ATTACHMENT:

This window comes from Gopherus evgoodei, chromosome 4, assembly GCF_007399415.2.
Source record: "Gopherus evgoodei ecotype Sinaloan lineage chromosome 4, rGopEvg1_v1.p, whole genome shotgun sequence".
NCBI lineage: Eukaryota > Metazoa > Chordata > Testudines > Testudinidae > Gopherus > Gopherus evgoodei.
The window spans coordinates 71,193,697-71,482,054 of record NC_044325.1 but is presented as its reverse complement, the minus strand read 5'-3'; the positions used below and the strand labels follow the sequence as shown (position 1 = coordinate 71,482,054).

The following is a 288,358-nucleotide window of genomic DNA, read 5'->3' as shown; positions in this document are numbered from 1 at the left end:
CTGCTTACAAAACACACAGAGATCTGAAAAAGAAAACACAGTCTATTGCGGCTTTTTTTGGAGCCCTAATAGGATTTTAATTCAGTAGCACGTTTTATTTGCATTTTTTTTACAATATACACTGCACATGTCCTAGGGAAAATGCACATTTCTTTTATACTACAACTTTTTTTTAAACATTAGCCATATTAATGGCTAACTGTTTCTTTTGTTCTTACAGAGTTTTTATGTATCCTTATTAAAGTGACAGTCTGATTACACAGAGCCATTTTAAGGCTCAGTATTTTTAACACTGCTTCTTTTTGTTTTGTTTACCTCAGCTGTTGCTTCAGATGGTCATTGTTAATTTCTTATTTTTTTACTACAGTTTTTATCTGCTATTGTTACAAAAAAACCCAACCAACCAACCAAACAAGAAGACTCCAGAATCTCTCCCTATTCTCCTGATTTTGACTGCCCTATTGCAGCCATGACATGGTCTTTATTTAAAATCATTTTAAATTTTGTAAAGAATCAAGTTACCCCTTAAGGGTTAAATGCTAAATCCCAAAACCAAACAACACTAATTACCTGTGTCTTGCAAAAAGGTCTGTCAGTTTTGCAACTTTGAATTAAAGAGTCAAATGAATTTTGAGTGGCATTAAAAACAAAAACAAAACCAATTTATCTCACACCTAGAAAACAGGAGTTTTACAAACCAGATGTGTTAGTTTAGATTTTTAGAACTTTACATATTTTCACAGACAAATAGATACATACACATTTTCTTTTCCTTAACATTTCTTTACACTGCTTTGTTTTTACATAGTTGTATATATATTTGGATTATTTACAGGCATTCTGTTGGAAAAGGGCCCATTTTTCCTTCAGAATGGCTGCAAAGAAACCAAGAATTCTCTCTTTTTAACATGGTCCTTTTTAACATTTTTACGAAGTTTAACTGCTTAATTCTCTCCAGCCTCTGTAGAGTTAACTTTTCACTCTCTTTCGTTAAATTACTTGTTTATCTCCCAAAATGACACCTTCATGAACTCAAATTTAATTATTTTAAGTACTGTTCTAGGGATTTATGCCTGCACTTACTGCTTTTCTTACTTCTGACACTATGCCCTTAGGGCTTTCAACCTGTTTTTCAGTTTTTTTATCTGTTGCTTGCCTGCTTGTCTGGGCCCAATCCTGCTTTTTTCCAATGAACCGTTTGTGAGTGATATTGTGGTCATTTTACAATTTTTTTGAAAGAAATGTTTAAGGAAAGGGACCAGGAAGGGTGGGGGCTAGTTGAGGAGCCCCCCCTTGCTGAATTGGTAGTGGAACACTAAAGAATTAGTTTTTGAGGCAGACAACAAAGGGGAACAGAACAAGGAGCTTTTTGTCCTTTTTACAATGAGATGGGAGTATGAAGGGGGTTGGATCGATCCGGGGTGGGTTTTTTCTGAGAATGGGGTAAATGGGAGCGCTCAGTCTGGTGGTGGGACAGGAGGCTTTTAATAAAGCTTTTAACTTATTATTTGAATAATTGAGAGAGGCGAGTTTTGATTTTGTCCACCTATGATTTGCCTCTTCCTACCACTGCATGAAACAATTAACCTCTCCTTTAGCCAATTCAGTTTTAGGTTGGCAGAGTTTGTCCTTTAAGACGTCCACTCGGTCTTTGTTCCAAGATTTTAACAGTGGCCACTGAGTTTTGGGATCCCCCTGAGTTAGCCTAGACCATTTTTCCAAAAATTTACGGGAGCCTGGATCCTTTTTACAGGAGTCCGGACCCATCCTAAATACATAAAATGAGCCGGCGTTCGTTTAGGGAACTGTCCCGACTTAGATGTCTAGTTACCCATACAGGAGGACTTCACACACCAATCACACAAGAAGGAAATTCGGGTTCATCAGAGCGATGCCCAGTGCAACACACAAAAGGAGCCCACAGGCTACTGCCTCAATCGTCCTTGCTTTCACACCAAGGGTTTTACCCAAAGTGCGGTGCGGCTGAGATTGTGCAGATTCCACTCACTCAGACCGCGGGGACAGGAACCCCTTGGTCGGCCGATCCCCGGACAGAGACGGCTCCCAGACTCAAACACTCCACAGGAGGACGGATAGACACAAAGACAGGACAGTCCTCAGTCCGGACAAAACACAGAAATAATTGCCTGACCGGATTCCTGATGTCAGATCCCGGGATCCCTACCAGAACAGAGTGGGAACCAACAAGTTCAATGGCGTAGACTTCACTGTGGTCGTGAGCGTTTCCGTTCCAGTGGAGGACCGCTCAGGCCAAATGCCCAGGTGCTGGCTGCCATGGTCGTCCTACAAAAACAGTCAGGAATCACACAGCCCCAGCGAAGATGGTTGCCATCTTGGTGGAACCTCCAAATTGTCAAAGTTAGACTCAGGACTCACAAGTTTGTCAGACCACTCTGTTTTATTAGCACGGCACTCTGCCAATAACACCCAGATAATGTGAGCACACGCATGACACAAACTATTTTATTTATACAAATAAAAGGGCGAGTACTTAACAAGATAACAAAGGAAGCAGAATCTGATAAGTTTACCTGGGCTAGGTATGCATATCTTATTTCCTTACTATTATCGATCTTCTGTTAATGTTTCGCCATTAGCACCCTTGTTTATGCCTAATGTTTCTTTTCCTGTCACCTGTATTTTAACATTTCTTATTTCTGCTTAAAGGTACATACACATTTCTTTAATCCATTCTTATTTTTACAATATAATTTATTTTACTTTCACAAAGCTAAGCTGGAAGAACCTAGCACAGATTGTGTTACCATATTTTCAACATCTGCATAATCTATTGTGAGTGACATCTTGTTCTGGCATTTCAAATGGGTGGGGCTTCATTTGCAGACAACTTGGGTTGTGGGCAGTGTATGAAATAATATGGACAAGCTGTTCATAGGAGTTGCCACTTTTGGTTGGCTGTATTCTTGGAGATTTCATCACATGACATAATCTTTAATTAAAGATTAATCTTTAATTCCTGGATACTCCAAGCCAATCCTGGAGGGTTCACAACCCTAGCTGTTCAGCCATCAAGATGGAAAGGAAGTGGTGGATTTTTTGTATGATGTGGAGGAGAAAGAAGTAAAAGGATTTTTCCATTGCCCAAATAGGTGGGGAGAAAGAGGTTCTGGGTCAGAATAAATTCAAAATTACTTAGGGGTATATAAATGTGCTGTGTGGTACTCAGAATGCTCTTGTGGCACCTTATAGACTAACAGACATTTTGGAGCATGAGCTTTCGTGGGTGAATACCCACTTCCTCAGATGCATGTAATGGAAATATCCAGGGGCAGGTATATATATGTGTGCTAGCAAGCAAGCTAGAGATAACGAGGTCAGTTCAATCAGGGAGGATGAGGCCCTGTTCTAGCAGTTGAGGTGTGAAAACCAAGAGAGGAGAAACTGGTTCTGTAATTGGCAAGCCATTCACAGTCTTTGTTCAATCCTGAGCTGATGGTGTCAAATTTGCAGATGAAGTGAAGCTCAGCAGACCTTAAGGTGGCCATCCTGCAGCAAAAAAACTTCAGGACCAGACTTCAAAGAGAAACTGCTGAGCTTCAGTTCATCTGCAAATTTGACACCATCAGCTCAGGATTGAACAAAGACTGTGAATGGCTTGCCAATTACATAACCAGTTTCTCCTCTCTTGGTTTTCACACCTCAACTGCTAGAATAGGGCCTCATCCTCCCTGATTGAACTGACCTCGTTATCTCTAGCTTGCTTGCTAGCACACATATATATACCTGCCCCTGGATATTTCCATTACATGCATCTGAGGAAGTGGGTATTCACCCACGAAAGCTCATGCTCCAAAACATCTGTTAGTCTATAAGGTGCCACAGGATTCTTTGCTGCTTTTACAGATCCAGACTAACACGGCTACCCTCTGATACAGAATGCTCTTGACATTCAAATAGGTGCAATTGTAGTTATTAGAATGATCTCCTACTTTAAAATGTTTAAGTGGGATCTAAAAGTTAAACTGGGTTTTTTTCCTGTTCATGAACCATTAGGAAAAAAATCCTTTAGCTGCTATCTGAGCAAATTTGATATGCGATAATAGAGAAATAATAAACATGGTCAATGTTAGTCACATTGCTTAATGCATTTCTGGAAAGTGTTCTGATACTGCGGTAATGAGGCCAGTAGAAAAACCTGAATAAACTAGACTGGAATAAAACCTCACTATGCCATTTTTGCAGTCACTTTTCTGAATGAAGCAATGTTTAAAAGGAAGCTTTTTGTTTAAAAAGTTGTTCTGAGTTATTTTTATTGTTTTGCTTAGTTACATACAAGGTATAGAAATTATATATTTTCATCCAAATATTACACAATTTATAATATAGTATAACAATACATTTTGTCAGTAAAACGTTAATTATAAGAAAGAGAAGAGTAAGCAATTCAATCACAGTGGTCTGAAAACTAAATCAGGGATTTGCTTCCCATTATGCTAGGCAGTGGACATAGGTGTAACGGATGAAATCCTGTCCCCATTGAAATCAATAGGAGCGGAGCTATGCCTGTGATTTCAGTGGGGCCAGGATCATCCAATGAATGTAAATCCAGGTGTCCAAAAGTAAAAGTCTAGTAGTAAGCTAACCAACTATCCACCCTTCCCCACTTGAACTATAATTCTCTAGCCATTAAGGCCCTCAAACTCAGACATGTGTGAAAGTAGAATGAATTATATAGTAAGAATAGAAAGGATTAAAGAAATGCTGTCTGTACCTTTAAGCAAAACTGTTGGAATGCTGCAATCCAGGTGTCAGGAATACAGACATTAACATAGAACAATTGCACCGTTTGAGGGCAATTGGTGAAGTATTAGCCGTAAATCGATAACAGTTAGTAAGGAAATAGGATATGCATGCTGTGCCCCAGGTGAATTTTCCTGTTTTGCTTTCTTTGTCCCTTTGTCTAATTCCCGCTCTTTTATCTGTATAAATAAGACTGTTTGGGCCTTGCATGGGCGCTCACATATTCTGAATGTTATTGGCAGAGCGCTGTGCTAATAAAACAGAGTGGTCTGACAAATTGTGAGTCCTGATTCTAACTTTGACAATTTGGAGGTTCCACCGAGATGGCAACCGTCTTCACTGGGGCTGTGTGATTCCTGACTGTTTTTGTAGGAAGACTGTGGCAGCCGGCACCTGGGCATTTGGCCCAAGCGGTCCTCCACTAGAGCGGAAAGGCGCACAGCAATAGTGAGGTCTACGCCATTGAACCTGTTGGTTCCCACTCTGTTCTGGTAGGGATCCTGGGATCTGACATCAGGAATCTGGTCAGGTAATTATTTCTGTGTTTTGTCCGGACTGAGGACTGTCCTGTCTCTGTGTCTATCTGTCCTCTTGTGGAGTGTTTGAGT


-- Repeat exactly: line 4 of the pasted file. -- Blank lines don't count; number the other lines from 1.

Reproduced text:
The window spans coordinates 71,193,697-71,482,054 of record NC_044325.1 but is presented as its reverse complement, the minus strand read 5'-3'; the positions used below and the strand labels follow the sequence as shown (position 1 = coordinate 71,482,054).